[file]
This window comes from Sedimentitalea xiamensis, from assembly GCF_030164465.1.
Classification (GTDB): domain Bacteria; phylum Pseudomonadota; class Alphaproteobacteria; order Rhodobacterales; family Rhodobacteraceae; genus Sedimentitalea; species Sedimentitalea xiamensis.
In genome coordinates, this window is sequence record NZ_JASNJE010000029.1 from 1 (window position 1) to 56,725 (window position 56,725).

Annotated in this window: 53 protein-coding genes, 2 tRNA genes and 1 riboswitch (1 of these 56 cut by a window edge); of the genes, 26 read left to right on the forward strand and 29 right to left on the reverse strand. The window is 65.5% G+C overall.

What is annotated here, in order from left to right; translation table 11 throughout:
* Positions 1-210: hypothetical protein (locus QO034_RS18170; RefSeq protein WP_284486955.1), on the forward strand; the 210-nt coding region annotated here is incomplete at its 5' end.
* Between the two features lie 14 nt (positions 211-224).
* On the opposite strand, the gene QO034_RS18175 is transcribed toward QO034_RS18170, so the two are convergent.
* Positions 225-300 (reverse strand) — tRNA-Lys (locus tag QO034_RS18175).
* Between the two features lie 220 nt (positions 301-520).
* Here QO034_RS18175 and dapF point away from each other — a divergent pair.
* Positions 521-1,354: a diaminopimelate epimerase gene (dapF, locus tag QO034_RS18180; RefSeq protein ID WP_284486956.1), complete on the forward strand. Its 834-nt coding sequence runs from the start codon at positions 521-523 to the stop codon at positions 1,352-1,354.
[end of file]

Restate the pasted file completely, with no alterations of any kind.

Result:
This window comes from Sedimentitalea xiamensis, from assembly GCF_030164465.1.
Classification (GTDB): domain Bacteria; phylum Pseudomonadota; class Alphaproteobacteria; order Rhodobacterales; family Rhodobacteraceae; genus Sedimentitalea; species Sedimentitalea xiamensis.
In genome coordinates, this window is sequence record NZ_JASNJE010000029.1 from 1 (window position 1) to 56,725 (window position 56,725).

Annotated in this window: 53 protein-coding genes, 2 tRNA genes and 1 riboswitch (1 of these 56 cut by a window edge); of the genes, 26 read left to right on the forward strand and 29 right to left on the reverse strand. The window is 65.5% G+C overall.

What is annotated here, in order from left to right; translation table 11 throughout:
* Positions 1-210: hypothetical protein (locus QO034_RS18170; RefSeq protein WP_284486955.1), on the forward strand; the 210-nt coding region annotated here is incomplete at its 5' end.
* Between the two features lie 14 nt (positions 211-224).
* On the opposite strand, the gene QO034_RS18175 is transcribed toward QO034_RS18170, so the two are convergent.
* Positions 225-300 (reverse strand) — tRNA-Lys (locus tag QO034_RS18175).
* Between the two features lie 220 nt (positions 301-520).
* Here QO034_RS18175 and dapF point away from each other — a divergent pair.
* Positions 521-1,354: a diaminopimelate epimerase gene (dapF, locus tag QO034_RS18180; RefSeq protein ID WP_284486956.1), complete on the forward strand. Its 834-nt coding sequence runs from the start codon at positions 521-523 to the stop codon at positions 1,352-1,354.